- 625 ILCS 5/6-507 (b) Unlawful Operation of CMV
- 625 ILCS 5/11-308 Disregarding Lane Control Signal
- 625 ILCS 5/11-503 Reckless Driving
- 625 ILCS 5/11-601(a) Speeding Too Fast for Conditions or Failure to Reduce Speed to Avoid an Accident
- 625 ILCS 5/11-601(b)(5) 15-25 MPH Above Posted Speed Limit
- 625 ILCS 5/11-601(b)(7) Over 25 MPH Above Posted Speed Limit
- 625 ILCS 5/11-601(b) Over 29 MPH Above Posted Speed Limit
- 625 ILCS 5/11-601.5 Driving 40 MPH or More in Excess of the Applicable Speed Limit. Class “A” Misdemeanor
- 625 ILCS 5/11-605 Exceeding the Maximum Speed Limit in a School Zone
- 625 ILCS 5/11-605(a) Exceeding the Maximum Speed Limit in a School Zone
- 625 ILCS 5/11-605(b) Exceeding the Maximum Speed Limit Through a Highway Construction or Maintenance Zone
- 625 ILCS 5/11-701 Failure to Drive on Right Side of Roadway
- 625 ILCS 5/11-702 Improper Passing Upon Meeting an Approaching Vehicle
- 625 ILCS 5/11-703(a) Improper Passing on Left
- 625 ILCS 5/11-703(b) Failure to Yield Right-of-Way to Vehicle Passing on the Left
- 625 ILCS 5/11-704 Improper Passing on the Right
- 625 ILCS 5/11-705 Improper Passing on the Left with Insufficient Visibility or Within 200 Feet of an Intersection
- 625 ILCS 5/11-706 Driving on Left Side of Roadway Where Prohibited
- 625 ILCS 5/11-707(b) Driving on Left Side of Roadway in a No-Passing Zone
- 625 ILCS 5/11-707(d) Passing in Unincorporated Area Where There Exists a School Speed Zone as Defined in Section 11-605
- 625 ILCS 5/11-708 Driving Wrong Way on One-Way Street or Highway or Around Traffic Island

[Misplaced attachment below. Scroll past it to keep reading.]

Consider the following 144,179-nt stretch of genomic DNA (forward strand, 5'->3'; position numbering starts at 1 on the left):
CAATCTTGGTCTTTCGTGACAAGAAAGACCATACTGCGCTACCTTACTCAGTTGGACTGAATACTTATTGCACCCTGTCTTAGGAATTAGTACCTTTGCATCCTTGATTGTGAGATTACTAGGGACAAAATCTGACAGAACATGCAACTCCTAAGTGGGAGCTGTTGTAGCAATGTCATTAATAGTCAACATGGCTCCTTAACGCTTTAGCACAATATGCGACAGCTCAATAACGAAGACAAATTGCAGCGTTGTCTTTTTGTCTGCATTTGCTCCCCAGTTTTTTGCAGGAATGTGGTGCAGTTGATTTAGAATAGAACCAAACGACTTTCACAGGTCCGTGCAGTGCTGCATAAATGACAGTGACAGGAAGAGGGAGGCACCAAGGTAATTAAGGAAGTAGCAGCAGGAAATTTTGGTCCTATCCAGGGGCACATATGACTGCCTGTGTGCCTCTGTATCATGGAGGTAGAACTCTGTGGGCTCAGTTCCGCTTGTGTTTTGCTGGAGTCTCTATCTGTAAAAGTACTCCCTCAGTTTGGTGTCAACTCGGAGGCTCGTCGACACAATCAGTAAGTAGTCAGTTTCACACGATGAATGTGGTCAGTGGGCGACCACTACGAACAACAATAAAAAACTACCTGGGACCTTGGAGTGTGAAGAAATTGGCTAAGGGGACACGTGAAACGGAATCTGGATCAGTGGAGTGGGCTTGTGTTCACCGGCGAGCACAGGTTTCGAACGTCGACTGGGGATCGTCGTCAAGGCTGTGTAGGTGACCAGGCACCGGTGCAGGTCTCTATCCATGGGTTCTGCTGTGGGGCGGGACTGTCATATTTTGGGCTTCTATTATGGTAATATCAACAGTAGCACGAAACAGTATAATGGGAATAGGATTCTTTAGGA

- 625 ILCS 5/11-709(a) Improper Traffic Lane Usage
- 625 ILCS 5/11-709(b) Improper Center Lane Usage
- 625 ILCS 5/11-709(c) Improper Traffic Lane Usage
- 625 ILCS 5/11-709(d) Improper Traffic Lane Usage
- 625 ILCS 5/11-709.1 Passing on Shoulder While Merging into Traffic
- 625 ILCS 5/11-710 Following Too Closely
- 625 ILCS 5/6-101 Operating a Motor Vehicle Without a Valid License or Permit
- 625 ILCS 5/6-104(a) Violation of License Classification for First and Second Division Vehicles
- 625 ILCS 5/6-104(b) Violation of Classification for Transporting Persons for Hire
- 625 ILCS 5/6-104(c) Violation of Classification for Transporting Property for Hire
- 625 ILCS 5/6-104(d) Violation of School Bus Permits
- 625 ILCS 5/6-104(e) Violation of Religious Bus Driver Permits
- 625 ILCS 5/6-104(f) Violation of Classification for Transportation of the Elderly
- 625 ILCS 5/6-105 Violation of Instruction Permit
- 625 ILCS 5/11-1002(d) Passing Vehicle Stopped for Pedestrian
- 625 ILCS 5/11-1201(a) For drivers who are not always required to stop, failing to stop before reaching the railroad crossing, if tracks are not clear
- 625 ILCS 5/11-1201(a-5) For drivers who are not always required to stop, failing to slow down and check that the tracks are clear of approaching train
- 625 ILCS 5/11-1201(d-1) Failing to negotiate a railroad-highway grade crossing because of insufficient undercarriage clearance
- 625 ILCS 5/11-1412.1 Driving Upon Sidewalk
- 625 ILCS 5/11-1414(a) Passing School Bus Receiving or Discharging Children
- 625 ILCS 5/11-1425(b) Failing to have sufficient space to drive completely through the railroad crossing without stopping
Pleading guilty to a serious traffic violation is irresponsible for CDL drivers in Illinois.
Don’t risk your license and your livelihood. Our attorneys have experience negotiating down serious traffic violations to non-serious traffic violations (and occasionally non-moving violations). And when the prosecutors refuse to negotiate, we aggressively defend trials.